Composer: Johann Strauss Jr.
Performer: Wiener Staatsopernchor
Orchestra: Wiener Philharmoniker
Conductor: Herbert von Karajan
Number of Discs: 2
Format: APE (image+cue)
Size: 589 MB
Eisenstein – Waldemar Kmentt
Rosalinde – Hilde Gueden
Adele – Erika Koth
Falke – Walter Berry
Frank – Eberhard Wächter
Alfred – Giuseppe Zampieri
Prinz Orlofsky – Regina Resnik
Dr. Blind – Peter Klein
Frosch – Erich Kunz
Ida – Hedwig Schubert
01. Die Fledermaus (The Bat), operetta (RV 503): Act 1. Da schreibt meine Schwester Ida
02. Die Fledermaus (The Bat), operetta (RV 503): Act 1. Nein, mit solchen Advokaten
03. Die Fledermaus (The Bat), operetta (RV 503): Act 1. Komm mit mir zum Souper
04. Die Fledermaus (The Bat), operetta (RV 503): Act 1. Trinke, Liebchen, trinke schnell
05. Die Fledermaus (The Bat), operetta (RV 503): Act 1. Nein, nein, ich zweifle gar nicht mehr
06. Die Fledermaus (The Bat), operetta (RV 503): Act 2. Ein Souper heut’ uns winkt
07. Die Fledermaus (The Bat), operetta (RV 503): Act 2. Ach, meine Herr’n und Damen
08. Die Fledermaus (The Bat), operetta (RV 503): Act 2. Mein Herr Marquis
09. Die Fledermaus (The Bat), operetta (RV 503): Act 2. Dieser Anstand so manierlich
10. Die Fledermaus (The Bat), operetta (RV 503): Act 2. Im Feuerstrom der Reben
01. Die lustige Witwe (The Merry Widow), operetta: Vilja-Lied
02. Domino: Domino
03. My Fair Lady, musical: I could have danced all night
04. Passione for voice & orchestra
05. Lullaby, for voice & orchestra
06. Il Bacio, for voice & piano (or orchestra)
07. Summertime, song (from Porgy and Bess, opera)
08. Anything You Can Do, song (from ‘Annie Get your Gun’)
09. Die Fledermaus (The Bat), operetta (RV 503): Act 2. Gala. Genug! damit, genug!
10. Die Fledermaus (The Bat), operetta (RV 503): Act 3. Entr’acte
11. Die Fledermaus (The Bat), operetta (RV 503): Act 3. Herr Direktor! Wo is er denn?
12. Die Fledermaus (The Bat), operetta (RV 503): Act 3. Spiel’ich die Unschuld vom Lande
13. Die Fledermaus (The Bat), operetta (RV 503): Act 3. Ich stehe voll Zagen
14. Die Fledermaus (The Bat), operetta (RV 503): Act 3. O Fledermaus, o Fledermaus
The Best of the Best!
This “Studio Recording” of Die Fledermaus was made in the Sofiensaal, in Vienna, in 1960. The respected producer John Culshawe(Culshaw) and Christopher Reaburn, were in charge. Culshaw was also the producer of Solti’s Ring Cycle superlative recording which had begun in 1958 and required seven years to complete. The “Gala” part of this Die Fledermaus performance is possibly unequaled by any other effort that has been recorded or videoed. We have here about a dozen of the best at the time; from Teresa Berganza at age 25 to Giulietta Simionato at age 50. Indeed the great Jussi Bjorling, included here, died suddenly at age 49 this same year some months after this production had been completed. Price was 33, Sutherland was 34, Tabaldi was 38, Nilsson was 42, Corena was 44, del Monaco was 45, and Ljuba Welitsch was 47. Nilsson, of course, was one of the anchors of the aforementioned Ring Cycle as Brunhilde and Dame Joan Sutherland also participated in that production as The Woodbird. Here Ettore Bastianini also appeared in the “Gala” singing with Simionato and Felix Lavilla, the husband of Teresa Berganza, played the piano for her rendition of a Basque folk song. The four principles of the opera itself; Waldemar Kmentt, Hilde Gueden, Walter Berry and Regina Resnik are outstanding. And Strauss’s music is thrilling under the baton of Herbert Von Karajan. Production values and sound reproduction on this recording are excellent from the softest sections to the many energetic rhythms. This is simply an outstanding production!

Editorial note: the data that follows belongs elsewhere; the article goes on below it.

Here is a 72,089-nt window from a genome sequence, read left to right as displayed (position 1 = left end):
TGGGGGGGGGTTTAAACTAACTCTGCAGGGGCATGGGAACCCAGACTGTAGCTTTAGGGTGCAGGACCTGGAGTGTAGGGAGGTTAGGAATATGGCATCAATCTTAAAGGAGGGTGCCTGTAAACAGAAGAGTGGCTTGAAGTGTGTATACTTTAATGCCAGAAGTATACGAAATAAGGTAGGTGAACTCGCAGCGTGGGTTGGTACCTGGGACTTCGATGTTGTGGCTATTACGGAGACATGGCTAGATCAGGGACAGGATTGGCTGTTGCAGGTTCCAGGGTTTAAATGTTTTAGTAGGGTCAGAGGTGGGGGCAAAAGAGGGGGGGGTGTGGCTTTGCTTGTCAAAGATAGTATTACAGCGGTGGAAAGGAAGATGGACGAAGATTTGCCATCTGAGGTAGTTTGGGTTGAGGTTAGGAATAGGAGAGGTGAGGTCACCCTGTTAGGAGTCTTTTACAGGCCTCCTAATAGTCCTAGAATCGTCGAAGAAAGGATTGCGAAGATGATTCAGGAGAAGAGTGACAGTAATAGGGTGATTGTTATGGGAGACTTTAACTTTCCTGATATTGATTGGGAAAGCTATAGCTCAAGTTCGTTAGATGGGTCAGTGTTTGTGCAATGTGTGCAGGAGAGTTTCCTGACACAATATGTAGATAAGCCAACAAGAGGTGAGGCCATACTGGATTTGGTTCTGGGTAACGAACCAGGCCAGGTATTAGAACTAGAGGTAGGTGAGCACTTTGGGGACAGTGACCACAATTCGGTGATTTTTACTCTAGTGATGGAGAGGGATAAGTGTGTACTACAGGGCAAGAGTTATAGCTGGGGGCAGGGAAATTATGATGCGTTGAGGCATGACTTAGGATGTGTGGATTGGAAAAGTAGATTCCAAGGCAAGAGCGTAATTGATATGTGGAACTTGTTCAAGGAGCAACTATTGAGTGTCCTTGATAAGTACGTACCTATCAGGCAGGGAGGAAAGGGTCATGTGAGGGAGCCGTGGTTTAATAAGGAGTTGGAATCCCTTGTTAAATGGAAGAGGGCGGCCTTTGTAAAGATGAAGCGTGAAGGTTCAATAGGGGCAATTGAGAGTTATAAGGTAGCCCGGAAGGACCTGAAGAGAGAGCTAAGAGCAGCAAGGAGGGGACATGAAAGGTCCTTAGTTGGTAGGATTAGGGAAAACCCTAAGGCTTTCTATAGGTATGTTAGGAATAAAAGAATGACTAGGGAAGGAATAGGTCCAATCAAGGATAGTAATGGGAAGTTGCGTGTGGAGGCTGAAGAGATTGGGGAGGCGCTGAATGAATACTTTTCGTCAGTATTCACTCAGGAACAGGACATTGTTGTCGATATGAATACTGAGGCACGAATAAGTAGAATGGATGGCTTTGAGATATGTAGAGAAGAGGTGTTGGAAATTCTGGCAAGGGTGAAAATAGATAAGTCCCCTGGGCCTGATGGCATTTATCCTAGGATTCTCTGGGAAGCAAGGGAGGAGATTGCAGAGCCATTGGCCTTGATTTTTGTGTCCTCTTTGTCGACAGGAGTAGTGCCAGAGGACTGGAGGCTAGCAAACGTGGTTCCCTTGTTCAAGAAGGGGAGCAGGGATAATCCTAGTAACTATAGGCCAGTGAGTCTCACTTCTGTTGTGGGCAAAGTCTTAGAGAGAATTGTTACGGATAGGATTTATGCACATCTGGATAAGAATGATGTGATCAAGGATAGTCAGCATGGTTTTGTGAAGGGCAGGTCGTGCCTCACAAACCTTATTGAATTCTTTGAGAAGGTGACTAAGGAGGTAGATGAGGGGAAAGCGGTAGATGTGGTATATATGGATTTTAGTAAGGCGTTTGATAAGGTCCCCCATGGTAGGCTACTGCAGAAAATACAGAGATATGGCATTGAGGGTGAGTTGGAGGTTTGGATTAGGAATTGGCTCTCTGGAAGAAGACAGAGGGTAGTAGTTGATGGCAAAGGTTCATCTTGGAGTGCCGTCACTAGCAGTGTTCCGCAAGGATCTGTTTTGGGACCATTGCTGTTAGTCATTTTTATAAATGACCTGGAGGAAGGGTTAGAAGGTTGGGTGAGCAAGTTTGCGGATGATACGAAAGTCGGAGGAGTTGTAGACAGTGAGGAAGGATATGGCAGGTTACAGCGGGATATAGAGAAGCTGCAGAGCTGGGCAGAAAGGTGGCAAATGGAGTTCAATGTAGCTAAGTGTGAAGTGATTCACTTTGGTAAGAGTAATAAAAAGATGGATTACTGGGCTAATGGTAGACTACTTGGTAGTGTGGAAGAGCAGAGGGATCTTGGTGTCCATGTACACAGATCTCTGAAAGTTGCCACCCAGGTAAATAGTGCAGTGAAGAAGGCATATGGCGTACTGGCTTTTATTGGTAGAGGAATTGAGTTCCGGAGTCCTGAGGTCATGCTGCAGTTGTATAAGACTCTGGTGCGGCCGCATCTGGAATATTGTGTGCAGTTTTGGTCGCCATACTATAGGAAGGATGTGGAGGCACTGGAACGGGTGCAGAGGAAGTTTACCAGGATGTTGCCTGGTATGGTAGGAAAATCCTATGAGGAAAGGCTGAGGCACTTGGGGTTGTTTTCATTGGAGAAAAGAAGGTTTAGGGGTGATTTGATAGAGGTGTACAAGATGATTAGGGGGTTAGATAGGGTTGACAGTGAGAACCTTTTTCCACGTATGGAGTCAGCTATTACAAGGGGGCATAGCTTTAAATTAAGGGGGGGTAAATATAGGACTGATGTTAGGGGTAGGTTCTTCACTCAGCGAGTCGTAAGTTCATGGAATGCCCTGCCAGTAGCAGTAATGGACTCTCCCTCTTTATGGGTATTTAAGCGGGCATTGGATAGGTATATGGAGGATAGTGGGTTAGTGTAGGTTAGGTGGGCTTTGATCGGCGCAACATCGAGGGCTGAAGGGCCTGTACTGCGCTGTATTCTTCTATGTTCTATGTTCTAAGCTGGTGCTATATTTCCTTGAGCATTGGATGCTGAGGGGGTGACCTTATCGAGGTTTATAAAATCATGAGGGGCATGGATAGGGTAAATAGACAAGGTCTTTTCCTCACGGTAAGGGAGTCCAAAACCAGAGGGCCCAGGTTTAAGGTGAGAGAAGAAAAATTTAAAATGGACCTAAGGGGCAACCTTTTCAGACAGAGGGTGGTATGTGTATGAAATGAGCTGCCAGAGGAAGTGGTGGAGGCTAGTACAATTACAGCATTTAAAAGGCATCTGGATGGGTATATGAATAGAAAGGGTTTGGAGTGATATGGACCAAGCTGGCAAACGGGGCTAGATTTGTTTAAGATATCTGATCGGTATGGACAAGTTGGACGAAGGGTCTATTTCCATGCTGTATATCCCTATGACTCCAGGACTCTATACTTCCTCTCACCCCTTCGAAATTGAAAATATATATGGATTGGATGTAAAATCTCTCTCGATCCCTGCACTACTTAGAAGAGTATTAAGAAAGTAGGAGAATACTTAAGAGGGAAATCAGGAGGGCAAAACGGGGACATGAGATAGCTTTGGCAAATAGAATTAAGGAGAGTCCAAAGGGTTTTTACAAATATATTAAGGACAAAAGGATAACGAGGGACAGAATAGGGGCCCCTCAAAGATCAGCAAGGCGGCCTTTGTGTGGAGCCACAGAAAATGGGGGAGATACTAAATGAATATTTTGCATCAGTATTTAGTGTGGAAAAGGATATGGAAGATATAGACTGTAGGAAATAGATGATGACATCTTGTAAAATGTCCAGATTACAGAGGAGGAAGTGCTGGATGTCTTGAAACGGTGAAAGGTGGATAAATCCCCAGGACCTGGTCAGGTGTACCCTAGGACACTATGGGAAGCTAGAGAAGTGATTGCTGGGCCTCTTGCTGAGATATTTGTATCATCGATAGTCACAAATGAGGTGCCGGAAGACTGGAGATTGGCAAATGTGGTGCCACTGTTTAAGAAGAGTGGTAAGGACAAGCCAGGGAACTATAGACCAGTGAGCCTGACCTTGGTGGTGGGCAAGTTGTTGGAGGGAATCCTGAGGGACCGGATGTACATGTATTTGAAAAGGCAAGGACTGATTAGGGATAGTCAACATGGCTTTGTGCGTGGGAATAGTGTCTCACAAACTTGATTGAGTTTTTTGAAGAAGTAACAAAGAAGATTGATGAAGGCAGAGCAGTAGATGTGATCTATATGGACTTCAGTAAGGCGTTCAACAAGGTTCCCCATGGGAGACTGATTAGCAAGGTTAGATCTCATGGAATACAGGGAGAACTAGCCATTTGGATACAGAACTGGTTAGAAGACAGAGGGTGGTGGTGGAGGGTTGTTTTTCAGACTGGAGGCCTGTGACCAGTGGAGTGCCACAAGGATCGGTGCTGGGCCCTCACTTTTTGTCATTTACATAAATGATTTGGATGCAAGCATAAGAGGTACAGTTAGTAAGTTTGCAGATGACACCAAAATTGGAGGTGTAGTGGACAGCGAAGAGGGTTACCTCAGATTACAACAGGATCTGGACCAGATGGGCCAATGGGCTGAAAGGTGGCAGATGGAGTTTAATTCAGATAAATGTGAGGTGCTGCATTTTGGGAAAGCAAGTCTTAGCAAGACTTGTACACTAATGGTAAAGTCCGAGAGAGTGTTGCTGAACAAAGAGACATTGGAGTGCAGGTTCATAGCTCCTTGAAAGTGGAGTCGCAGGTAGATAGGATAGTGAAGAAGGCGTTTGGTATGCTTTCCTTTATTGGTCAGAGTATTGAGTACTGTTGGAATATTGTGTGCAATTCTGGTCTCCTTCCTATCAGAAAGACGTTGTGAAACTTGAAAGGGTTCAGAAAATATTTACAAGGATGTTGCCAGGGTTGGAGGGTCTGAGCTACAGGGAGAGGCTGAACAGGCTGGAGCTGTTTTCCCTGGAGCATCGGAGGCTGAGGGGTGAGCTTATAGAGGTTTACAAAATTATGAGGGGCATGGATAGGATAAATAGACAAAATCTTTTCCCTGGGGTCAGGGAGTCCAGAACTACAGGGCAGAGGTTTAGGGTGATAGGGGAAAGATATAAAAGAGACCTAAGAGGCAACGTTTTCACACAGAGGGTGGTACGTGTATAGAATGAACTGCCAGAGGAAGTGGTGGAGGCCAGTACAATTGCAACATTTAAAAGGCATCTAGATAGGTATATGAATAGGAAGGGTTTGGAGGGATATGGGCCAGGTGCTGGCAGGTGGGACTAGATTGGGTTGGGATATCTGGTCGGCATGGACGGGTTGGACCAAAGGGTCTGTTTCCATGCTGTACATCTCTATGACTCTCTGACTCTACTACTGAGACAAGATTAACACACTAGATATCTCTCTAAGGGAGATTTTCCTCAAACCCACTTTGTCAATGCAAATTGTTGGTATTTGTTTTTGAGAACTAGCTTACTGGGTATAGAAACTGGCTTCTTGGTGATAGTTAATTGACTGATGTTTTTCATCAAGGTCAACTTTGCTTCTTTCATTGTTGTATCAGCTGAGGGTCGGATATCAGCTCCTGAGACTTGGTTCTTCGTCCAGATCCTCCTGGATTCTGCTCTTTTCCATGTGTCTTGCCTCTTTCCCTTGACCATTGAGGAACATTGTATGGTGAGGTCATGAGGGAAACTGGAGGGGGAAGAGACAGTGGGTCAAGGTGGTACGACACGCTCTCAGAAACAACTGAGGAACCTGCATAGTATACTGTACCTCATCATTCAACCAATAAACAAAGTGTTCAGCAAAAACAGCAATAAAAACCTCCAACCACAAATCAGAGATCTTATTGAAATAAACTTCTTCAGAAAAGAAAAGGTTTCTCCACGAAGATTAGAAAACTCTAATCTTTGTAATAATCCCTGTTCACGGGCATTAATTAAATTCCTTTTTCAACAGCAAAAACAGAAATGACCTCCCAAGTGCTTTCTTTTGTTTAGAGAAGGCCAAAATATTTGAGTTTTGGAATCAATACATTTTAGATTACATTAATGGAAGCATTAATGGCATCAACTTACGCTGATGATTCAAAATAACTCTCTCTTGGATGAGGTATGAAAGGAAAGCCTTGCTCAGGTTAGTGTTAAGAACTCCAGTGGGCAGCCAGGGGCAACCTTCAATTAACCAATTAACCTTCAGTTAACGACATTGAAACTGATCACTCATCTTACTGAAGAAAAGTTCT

Probably the best recording of this most joyful of operettas
Contrary to Mr Sheppard’s review on Amazon.com, I think that the gala performances alone are worth the price of this recording; where else can you hear such a concentration of talent from 1960?
Sutherland – superb in her finest, youthful voice; Bjorling, still patrician of tone only three months before his untimely death caused by a heart condition exacerbated by his drinking problem (though you’d never guess it from his singing); Del Monaco tearing a Neapolitan to tatters with his clarion voice; Nilsson blasting her way through “I could have danced all night” to a terrific climax; Leontyne Price’s incongruous and beautiful performance of “Summertime” – plus that absurd duet by Simionato and Bastianini in execrable English (despite their compliments to each other on their linguistic abilities) – it’s all great fun and wholly in the spirit of this joyous performance; don’t take it too seriously or you’ll miss the point.
Apart from all that, I agree with Mr Sheppard that this is a wonderful performance, though I still have an affection for the historic 1950 Clemens Krauss recording (also with the superb Hilde Gueden) and the earlier 1955 Karajan. The recording history of this piece has been blessed; you cannot go wrong with any of them. The cast of this one features a team of seasoned pros with lovely voices and the style engrained in their souls; the sheer vitality and joie de vivre of the music pulse through the whole performance – never mind Karajan’s reputation for high seriousness; he really captures the fun of a great occasion.